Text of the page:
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HSUS tells shelter its okay to kill pets

HSUS Tells Shelters It’s Okay To Kill Animals

Nathan J. Winograd, director for the No Kill Advocacy Center, recently penned an opinion piece featured on the Huffington Post. The op-ed, “HSUS [3]Tells Animal Shelters: Go Ahead And Kill Animals If You Want,” brings to light what many of us already know about animal rights activists: the health and safety of the animals aren’t their top priority.

You might recall that the Center For Consumer Freedom reported that “PETA killed a staggering 89.4% (29,398) of the adoptable pets in its care during 2012 [4]. Despite years of public outrage over its euthanasia program, the notorious animal rights group has continued killing adoptable dogs and cats at an average of over 30 pets/week.”

The Humane Society of the U.S. (HSUS) [5] is often characterized as “PETA in a business suit,” and although it appears to be less radical in its tactics than PETA, HSUS’s multi-million-dollar annual budget isn’t saving many dogs or cats either.

Winograd is an advocate for the “No Kill Equation” model for animal shelters, which seeks to offer care to animals [6] that can potentially be adopted. According to Winograd, “Through the No Kill Equation, every healthy and treatable animal entering a shelter can have a new beginning instead of the end of the line they face, if those shelters commit themselves wholeheartedly to building the infrastructure necessary to create and sustain a No Kill nation.”

He says that today many shelters can save 90-99% of the animals in their care, while other shelters are killing up to 99% of the animals they house in their facilities. How can this be? And why?

Winograd writes, “Can anyone with even a hint of compassion actually say it is better to kill baby kittens than bottle-feed them? Kill animals rather than promote adoptions? Kill animals rather than work with rescue groups? Of course not, especially since implementing alternatives to killing is more cost-effective, and in many cases, cheaper than killing animals. Tragically, however, many shelter directors have decided that it is better to kill baby kittens, to kill animals despite rescue groups ready, willing and able to save them, and to kill animals rather than keeping them alive long enough to find homes. In fact, some shelters have no adoption hours, are not open to the public for adoptions, and refuse to do any adoptions, choosing to kill the animals instead.”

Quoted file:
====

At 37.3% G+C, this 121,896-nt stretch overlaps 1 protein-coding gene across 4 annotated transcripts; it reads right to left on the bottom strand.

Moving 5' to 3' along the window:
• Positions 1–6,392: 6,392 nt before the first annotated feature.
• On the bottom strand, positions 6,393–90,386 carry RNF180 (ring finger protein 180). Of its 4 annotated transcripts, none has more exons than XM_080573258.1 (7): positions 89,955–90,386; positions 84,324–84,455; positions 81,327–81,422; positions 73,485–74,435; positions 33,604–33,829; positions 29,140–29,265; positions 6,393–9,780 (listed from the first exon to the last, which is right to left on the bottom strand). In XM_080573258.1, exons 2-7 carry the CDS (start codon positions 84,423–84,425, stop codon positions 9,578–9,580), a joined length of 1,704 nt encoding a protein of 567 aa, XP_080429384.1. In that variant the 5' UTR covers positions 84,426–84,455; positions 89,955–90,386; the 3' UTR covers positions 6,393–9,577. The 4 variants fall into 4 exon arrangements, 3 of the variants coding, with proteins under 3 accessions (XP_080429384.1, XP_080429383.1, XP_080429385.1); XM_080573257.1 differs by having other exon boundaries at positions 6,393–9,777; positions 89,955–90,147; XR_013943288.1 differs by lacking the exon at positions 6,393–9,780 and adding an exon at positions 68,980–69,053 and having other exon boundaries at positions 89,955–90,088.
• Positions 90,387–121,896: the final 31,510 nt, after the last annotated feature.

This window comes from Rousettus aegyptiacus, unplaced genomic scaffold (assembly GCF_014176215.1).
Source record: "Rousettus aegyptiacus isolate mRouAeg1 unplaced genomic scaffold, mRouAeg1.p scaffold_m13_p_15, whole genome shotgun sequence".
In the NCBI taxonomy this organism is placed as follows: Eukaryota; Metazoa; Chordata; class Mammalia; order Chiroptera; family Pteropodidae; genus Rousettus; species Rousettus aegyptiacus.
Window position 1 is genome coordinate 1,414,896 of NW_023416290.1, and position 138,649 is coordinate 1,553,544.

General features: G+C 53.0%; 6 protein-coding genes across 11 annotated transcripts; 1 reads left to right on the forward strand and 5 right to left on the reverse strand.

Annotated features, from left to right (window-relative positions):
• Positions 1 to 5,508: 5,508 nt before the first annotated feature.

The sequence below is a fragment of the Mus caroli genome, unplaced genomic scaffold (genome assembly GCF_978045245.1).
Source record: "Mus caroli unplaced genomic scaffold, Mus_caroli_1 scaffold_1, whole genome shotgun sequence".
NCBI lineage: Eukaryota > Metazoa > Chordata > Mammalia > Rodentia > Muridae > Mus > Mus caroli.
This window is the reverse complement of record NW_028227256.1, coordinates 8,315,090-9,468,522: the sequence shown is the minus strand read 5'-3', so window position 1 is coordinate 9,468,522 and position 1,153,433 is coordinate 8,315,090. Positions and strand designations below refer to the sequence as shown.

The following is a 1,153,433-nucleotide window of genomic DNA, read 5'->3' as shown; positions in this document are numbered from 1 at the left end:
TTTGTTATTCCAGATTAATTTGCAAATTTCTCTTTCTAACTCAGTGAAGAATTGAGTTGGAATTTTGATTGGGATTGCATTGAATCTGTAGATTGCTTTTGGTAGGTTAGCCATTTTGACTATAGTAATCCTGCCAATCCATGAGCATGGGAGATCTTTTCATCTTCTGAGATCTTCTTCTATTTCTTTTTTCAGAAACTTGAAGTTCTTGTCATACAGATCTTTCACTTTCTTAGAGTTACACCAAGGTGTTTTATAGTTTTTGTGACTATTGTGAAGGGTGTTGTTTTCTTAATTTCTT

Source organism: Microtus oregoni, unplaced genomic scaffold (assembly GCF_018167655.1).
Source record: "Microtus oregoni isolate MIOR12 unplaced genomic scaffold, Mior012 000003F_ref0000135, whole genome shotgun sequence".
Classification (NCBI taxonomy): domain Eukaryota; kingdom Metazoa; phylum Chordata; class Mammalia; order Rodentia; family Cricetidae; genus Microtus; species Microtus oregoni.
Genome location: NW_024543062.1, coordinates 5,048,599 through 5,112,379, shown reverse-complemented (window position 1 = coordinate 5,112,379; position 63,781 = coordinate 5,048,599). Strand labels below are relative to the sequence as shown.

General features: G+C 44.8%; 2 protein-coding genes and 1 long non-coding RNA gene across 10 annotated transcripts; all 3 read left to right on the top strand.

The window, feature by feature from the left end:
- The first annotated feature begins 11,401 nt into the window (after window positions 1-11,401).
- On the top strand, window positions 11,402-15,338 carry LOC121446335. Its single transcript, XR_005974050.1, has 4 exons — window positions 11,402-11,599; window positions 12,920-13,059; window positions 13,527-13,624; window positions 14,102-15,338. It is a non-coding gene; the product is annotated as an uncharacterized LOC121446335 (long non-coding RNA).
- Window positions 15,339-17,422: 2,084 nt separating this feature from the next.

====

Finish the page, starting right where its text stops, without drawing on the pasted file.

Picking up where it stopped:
Winograd says there’s a proven alternative that isn’t difficult, expensive or impractical to employ, and that should be promoted by the nation’s large national animal protection groups.

“But they are not. Instead, after admitting that these programs are crucial to save lives, they tell shelters that not only do they ‘remain at the discretion of each community to choose whether and how to implement,’ but that they should not be criticized for refusing to do so, while millions of animals continue to lose their lives in shelters every year precisely because those shelters have chosen not to. Worse, they tell activists that they should not try to force shelters to implement those programs, even though doing so would save the lives of the animals they are currently killing. In other words, HSUS [7] is telling shelters these programs are necessary to save lives, but they do not have to do them and can choose to kill the animals instead.”

Winograd says such policy changes in places like California have resulted in a 370% increase in shelter-animal adoptions, at no cost to taxpayers. Yet, HSUS [8] opposed these laws and endorsed a rollback of the rule in California when it was proposed. Why? How does that make sense? It just shows to me that HSUS isn’t even bothering to hide its true colors anymore. This wolf in sheep’s clothing has dropped its camouflage and exposed its claws and fangs. Plain and simple, they are after your dollar and not much else.

You can read the entire opinion piece here. [9]

Check out a critical assessment of animal shelters here. [10]

At face value, this article about animal shelters doesn’t appear to have anything to do with livestock producers. However, I urge you to think critically about how this can impact your livelihoods. If HSUS [11] and PETA are no longer even trying to pretend to care about dogs and cats, what do you think they are busy doing instead? Animal agriculture has had a target on its back for many years now, and it’s no secret that HSUS would love to abolish animal agriculture and promote a vegan society, if given the chance.

Are you outraged at the level of euthanasia in pet shelters? Why do you think so many people willingly send money to support HSUS and PETA? Do you think these groups are direct threats to animal agriculture? Share your thoughts in the comments section below.

 

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